A unique identifier for hardware of common wireless communication protocols.
Traditionally, every network card that ships (e.g. WiFi, Bluetooth, Ethernet) has an unchangeable unique identifier called a MAC Address, assigned during manufacturing by the manufacturer. This identifier is broadcast as soon as the network card is connected to a network or attempts to communicate. Such an identifier is needed to route messages correctly on the network.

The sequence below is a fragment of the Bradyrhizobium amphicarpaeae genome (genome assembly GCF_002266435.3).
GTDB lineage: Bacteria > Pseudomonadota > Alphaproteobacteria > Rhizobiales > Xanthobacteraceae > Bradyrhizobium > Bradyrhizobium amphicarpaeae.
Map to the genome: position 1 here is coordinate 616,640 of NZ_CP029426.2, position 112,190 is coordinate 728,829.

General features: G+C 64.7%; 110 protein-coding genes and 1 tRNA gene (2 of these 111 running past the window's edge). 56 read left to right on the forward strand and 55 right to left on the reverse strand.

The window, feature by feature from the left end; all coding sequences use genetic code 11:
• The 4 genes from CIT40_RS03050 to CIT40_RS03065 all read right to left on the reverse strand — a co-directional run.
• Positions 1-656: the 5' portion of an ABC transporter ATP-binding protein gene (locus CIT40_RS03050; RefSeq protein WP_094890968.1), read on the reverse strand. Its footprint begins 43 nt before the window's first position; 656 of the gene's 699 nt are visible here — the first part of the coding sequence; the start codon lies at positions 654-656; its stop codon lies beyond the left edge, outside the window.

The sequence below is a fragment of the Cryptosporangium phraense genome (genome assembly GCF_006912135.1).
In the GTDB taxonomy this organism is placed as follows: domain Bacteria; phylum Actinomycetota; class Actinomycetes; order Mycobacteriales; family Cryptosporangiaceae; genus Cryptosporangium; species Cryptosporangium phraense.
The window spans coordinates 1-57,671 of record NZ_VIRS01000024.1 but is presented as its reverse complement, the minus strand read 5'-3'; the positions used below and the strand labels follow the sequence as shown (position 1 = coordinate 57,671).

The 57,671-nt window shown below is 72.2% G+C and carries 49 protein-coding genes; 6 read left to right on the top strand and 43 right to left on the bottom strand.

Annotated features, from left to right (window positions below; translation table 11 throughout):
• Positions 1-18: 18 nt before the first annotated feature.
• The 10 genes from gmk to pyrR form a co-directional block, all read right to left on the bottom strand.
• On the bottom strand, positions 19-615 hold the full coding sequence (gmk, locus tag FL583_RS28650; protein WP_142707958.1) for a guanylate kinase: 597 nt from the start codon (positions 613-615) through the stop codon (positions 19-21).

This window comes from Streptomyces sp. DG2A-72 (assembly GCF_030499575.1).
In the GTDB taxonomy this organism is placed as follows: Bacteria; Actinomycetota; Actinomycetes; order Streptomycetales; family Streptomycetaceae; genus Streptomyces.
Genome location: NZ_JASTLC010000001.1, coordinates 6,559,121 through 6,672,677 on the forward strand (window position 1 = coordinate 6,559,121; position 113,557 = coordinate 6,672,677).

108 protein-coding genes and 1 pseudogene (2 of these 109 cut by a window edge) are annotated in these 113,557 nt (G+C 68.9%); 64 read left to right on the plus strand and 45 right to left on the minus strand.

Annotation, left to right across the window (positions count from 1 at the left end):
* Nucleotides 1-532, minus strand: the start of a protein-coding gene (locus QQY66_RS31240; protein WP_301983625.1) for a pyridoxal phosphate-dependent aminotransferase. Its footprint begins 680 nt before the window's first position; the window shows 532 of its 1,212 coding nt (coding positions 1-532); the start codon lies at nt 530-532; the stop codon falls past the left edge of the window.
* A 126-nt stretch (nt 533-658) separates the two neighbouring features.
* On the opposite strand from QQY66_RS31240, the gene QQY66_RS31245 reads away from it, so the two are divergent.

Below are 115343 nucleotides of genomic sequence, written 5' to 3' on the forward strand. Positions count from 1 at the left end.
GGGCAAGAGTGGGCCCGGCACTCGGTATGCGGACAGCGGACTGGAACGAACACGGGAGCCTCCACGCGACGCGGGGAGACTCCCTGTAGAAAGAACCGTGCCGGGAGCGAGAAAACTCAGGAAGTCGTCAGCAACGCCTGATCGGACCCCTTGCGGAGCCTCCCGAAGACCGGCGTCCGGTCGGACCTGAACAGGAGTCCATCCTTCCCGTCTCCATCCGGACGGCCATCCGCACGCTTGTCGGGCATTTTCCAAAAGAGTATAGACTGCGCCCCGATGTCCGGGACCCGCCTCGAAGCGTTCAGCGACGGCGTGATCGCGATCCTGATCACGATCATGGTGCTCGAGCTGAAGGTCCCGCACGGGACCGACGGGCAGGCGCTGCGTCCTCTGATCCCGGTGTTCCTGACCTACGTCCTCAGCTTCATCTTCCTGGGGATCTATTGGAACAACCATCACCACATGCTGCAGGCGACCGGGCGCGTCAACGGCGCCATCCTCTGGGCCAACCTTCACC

Due to privacy concerns, major manufacturers (like Apple, Google) have, in recent years, implemented a scheme called MAC Address Randomization, which periodically changes the MAC Address from the factory value to a different random value on network cards. As a result, it becomes harder for third parties to track users of smartphones and other networked devices.
See also Wikipedia entry on MAC address.